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Re: RFC 5321bis / 2821ter

2009-01-25 14:24:09

On Jan 25, 2009, at 10:52 AM, David MacQuigg wrote:

Sorry for being sloppy in implying that section 4.1.4 requires that receivers accept "HELO this is Jupiter". The connection between cause and effect is less direct. I should have said that this requirement (no rejection when verification fails) makes the HELO name unreliable for authentication. It means that receivers MUST accept mail from transmitters that provide a fraudulent ID, i.e. one that does not correspond to the IP address of the TCP connection. The fact that receivers can't rely on the HELO name leads to little use of that name for authentication, and attempts to find some other name (MAIL FROM) that will more reliably ID the transmitter. This may be the reason so many transmitters provide useless HELO names like Jupiter.

The Jupiter example came from a long ago discussion in the SPF group, in which the conclusion was we have to accept this, even if it is obviously invalid. The reason was that some legitimate senders have HELO names like this, and we would be rejecting legitimate mail.

Why not say:

 An SMTP server MAY reject a mail session if a domain name argument in
the EHLO command does not actually correspond to the IP address of the client. Clients that are unable to establish this correspondence MUST
 NOT provide an invalid domain name argument.

How the correspondence is established should be left to another spec (CSV, SPF, whatever). There is no change in the syntax of the HELO command, no change that would affect receivers following the old MUST NOT rule, just a change in emphasis that should have a beneficial effect on the reliability of HELO names as IDs.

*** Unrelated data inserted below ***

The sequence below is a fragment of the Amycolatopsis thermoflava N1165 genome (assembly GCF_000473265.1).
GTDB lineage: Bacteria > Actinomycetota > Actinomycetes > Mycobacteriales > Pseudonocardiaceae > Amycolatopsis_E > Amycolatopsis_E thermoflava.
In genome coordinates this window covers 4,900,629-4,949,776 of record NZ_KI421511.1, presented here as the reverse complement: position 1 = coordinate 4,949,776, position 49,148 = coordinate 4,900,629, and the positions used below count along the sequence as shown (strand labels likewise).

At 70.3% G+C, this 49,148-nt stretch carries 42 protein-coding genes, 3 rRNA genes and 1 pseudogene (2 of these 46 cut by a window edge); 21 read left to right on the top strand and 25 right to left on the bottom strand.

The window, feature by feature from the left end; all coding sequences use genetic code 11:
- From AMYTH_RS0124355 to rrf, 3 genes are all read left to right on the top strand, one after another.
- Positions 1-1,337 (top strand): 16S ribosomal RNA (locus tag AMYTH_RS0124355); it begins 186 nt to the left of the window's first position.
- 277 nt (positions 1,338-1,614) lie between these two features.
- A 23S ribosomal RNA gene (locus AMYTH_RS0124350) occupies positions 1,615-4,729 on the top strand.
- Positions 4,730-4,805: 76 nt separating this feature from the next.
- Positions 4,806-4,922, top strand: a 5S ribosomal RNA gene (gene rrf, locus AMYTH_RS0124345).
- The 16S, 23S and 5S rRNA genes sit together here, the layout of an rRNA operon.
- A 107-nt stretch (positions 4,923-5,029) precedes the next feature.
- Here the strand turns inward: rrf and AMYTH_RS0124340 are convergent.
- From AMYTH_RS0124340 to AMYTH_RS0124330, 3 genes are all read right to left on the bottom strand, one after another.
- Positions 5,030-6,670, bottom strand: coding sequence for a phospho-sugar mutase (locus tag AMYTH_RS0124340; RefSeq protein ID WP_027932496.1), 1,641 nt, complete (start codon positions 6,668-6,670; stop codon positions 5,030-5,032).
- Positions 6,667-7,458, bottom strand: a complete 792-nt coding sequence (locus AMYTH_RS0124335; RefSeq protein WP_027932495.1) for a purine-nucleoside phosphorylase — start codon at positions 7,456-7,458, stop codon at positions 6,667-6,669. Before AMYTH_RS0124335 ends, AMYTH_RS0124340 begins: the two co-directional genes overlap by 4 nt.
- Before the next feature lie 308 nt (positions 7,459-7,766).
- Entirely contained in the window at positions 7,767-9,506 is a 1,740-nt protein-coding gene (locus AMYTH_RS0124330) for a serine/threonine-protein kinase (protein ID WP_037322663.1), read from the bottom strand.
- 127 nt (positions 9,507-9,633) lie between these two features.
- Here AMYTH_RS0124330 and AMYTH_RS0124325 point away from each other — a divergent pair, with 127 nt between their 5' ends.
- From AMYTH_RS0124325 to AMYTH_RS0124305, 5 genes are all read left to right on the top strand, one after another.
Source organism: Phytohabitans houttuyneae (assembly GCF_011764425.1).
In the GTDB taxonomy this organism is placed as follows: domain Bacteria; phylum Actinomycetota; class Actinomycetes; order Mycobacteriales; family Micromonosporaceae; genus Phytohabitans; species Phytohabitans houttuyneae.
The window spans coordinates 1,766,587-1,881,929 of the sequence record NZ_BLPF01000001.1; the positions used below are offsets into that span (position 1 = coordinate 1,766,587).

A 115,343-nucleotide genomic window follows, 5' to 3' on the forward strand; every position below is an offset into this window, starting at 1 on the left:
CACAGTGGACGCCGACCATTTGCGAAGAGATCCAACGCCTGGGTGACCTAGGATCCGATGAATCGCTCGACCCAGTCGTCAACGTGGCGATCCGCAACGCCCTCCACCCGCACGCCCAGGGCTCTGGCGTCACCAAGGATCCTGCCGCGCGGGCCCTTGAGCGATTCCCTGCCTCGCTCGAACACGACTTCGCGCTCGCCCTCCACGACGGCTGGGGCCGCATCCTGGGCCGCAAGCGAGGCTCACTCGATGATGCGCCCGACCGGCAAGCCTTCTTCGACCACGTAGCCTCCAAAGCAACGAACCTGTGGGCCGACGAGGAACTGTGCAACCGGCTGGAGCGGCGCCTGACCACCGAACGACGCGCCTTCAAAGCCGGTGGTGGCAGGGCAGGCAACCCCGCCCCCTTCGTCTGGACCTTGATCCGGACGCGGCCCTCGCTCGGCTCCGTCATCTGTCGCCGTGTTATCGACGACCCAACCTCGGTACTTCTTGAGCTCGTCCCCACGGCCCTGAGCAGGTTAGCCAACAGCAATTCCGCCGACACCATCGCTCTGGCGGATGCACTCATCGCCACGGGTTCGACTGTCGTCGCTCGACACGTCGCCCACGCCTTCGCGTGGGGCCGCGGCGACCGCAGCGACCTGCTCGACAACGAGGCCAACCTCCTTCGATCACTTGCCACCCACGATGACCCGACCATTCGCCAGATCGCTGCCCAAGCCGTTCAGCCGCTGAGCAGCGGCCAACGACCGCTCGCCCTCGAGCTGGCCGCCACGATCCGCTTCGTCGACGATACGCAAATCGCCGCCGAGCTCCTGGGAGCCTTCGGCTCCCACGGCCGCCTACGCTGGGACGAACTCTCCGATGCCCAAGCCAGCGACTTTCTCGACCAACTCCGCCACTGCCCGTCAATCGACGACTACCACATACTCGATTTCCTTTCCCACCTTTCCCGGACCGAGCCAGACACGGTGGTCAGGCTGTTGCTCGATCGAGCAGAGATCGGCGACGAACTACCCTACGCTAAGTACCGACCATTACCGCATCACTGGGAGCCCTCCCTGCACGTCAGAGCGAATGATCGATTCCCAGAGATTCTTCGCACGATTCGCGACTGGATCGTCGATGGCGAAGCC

I see very little downside. The examples of the digital camera and the roaming laptop don't justify degrading the reliability of HELO IDs for everyone else. Maybe I'm not understanding these examples. See below for discussion of the roaming laptop.

If I'm an SMTP client behind a NAT I probably have no idea I'm behind a NAT, and my local IP address (and, hence, hostname) will likely have little connection to the visible IP address.

More importantly, perhaps, if I'm an SMTP client behind a NAT then the hostname used in EHLO is the only recorded trace of where the email originated. The only time that identifier is useful for diagnostics is in the case where there isn't a 1:1 correspondence between the EHLO identifier and the external IP address.

Mailservers behind NAT aren't at all unusual. Multiple mailservers NATing to a single IP address aren't unheard of.


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